As I do every year, I wrote my Holy Week column about Easter. Major historians, even atheists, recognize that the execution of a man named Jesus around A.D. 33 is one of the most -- if not the most -- significant events in human history. Christians go a step further. They believe Jesus rose again from the dead. And therein lies the problem.
Last week, I noted that "there are many who call themselves Christians, but only those who actually believe in the physical resurrection of Christ are truly Christian." It is not a controversial statement, or at least, I did not think it was. But a lot of people took it as one man's opinion and thought the statement was open for debate.
Around the same time, Nicholas Kristof, an opinion writer at The New York Times, produced another in an ongoing series of interviews he conducts with theologians about Christianity. Kristof interviewed Serene Jones, the president of Union Theological Seminary. Jones calls herself a Christian but says belief in the physical resurrection of Jesus is not necessary to be a Christian.
In fact, Jones says: "For Christians for whom the physical resurrection becomes a sort of obsession, that seems to me to be a pretty wobbly faith. What if tomorrow someone found the body of Jesus still in the tomb? Would that then mean that Christianity was a lie? No, faith is stronger than that."
The problem here is that Christianity would be a lie if Jesus had not been physically raised from the dead. It is in scripture. In 1 Corinthians 15, Paul writes: "If Christ has not been raised, then our preaching is in vain and your faith is in vain. We are even found to be misrepresenting God, because we testified about God that he raised Christ, whom he did not raise if it is true that the dead are not raised." Some progressive theologians get around this by claiming Paul corrupted Christianity, but the Apostle Peter, in 2 Peter 3:16, gives Paul's epistles the same authority as other scripture, including the Old Testament.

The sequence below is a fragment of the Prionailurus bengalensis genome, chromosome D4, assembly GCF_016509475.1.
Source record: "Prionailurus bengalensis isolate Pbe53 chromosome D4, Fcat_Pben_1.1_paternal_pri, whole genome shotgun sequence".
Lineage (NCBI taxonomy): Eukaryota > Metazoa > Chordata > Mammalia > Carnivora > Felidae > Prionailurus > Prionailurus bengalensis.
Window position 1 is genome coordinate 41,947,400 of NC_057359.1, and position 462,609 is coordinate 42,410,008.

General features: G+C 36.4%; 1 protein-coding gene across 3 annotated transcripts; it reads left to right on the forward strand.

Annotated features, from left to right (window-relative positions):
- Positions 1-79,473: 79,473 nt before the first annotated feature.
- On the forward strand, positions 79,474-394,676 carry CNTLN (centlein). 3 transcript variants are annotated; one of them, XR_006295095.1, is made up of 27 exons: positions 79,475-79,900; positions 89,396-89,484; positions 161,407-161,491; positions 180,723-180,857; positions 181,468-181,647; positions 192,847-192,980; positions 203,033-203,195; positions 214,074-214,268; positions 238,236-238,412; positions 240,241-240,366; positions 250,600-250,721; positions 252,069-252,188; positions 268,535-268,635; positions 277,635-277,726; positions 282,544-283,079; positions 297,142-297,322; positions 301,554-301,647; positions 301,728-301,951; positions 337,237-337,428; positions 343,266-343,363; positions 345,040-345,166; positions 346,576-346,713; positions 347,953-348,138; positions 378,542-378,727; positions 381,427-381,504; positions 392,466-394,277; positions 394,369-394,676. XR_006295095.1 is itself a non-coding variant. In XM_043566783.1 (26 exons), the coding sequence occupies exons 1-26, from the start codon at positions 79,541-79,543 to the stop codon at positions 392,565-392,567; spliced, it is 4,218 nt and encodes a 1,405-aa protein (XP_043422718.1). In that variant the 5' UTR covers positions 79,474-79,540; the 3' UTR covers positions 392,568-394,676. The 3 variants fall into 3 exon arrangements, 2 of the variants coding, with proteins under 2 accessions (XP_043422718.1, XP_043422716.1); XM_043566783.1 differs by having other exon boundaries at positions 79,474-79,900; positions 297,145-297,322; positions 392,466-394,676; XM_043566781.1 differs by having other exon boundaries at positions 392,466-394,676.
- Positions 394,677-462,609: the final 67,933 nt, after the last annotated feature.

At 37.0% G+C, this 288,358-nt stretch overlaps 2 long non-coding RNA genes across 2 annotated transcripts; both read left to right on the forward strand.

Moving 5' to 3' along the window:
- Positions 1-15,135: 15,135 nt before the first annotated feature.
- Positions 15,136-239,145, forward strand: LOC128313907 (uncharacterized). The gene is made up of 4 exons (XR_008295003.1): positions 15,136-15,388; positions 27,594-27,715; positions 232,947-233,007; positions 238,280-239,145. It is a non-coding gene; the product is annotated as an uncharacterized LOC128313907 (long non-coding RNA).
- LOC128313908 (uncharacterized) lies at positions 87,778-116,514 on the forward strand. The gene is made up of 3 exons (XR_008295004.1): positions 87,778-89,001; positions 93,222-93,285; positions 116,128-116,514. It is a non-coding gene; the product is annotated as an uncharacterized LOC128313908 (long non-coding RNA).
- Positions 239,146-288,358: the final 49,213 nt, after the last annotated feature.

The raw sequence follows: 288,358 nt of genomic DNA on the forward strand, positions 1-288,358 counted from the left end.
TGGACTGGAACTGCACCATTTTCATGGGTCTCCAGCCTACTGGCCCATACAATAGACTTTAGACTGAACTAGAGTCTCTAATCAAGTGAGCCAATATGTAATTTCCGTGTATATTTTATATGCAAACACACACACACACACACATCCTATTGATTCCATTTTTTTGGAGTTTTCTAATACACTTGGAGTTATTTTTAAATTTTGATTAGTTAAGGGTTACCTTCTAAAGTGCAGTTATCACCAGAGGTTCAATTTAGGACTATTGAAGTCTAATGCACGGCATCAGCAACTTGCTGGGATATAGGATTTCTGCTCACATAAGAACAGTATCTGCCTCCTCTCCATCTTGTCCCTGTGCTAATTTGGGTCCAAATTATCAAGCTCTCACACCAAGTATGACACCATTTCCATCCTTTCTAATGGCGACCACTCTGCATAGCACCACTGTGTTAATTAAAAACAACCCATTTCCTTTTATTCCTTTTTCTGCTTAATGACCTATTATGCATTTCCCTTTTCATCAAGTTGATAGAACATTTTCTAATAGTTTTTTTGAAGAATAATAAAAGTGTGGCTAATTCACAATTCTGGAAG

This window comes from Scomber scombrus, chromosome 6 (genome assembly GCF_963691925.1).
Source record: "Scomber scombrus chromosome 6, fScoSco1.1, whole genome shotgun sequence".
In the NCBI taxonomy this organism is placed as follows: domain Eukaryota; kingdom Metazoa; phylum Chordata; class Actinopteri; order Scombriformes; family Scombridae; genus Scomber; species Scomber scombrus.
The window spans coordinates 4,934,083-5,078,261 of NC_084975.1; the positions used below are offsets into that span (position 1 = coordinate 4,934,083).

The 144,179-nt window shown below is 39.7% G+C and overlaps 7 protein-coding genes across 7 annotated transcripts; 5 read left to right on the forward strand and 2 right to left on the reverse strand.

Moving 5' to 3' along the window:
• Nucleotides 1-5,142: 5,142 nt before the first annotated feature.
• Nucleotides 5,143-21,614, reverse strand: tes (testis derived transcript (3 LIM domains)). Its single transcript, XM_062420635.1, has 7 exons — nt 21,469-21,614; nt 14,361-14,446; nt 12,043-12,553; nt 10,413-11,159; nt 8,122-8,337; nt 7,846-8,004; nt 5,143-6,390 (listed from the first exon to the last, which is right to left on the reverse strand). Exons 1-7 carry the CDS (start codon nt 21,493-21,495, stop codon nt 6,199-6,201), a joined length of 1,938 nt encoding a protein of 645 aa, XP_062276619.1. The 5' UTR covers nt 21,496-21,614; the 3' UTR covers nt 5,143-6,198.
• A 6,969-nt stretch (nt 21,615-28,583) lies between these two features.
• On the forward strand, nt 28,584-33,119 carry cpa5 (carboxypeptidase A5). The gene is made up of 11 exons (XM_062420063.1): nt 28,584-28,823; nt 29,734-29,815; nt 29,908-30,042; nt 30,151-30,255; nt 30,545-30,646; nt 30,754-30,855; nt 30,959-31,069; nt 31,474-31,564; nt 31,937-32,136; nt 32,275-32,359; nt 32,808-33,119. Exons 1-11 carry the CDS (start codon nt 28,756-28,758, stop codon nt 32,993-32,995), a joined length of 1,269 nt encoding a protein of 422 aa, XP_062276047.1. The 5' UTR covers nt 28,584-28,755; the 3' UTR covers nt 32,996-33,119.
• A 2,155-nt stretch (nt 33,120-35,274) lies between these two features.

The 21st century is overrun with people who think that unless they experience something themselves or have firsthand knowledge of a fact, there is no truth. This is deeply destructive. One need not go to space to know the Earth is a sphere. If you think the physical resurrection of Jesus being a necessary part of Christian faith is just one person's opinion, it is time to stop thinking flat-Earthers are wrong.
With the same logic as those who reject the physical resurrection of Jesus but call themselves Christians, men who love women can call themselves lesbians and those who love to eat meat can call themselves vegetarians. After all, facts no longer matter and everything is opinion. Thinking a person can be a Christian while rejecting the physical resurrection of Jesus Christ is akin to anti-vaccine advocates believing vaccines cause autism. Just because supposed experts make the claim does not make the claim credible.
We have two thousand years of Christianity. We have the words of Holy Scripture itself. We have the writings of the apostles. We have the writings of the men who studied under the apostles. We have the writings of the people those men taught. We have three major branches of Christianity in the Catholic, Orthodox and Protestant churches, with denominations in the latter abounding. Every single one of them worships with an unbroken 2,000-year-old belief in the physical resurrection of Jesus Christ.
It is the height of white Western arrogance to think one can be a Christian while rejecting settled, shared 2,000-year-old orthodoxy that has tied together a bunch of Christians who agree on almost nothing except that Jesus Christ physically rose from the grave. If one can be a Christian while rejecting the physical resurrection of Jesus Christ, someone can also eat a steak tonight and rest well knowing he and his fellow vegetarians will probably live long lives so long as they do not fall off the edge of the Earth.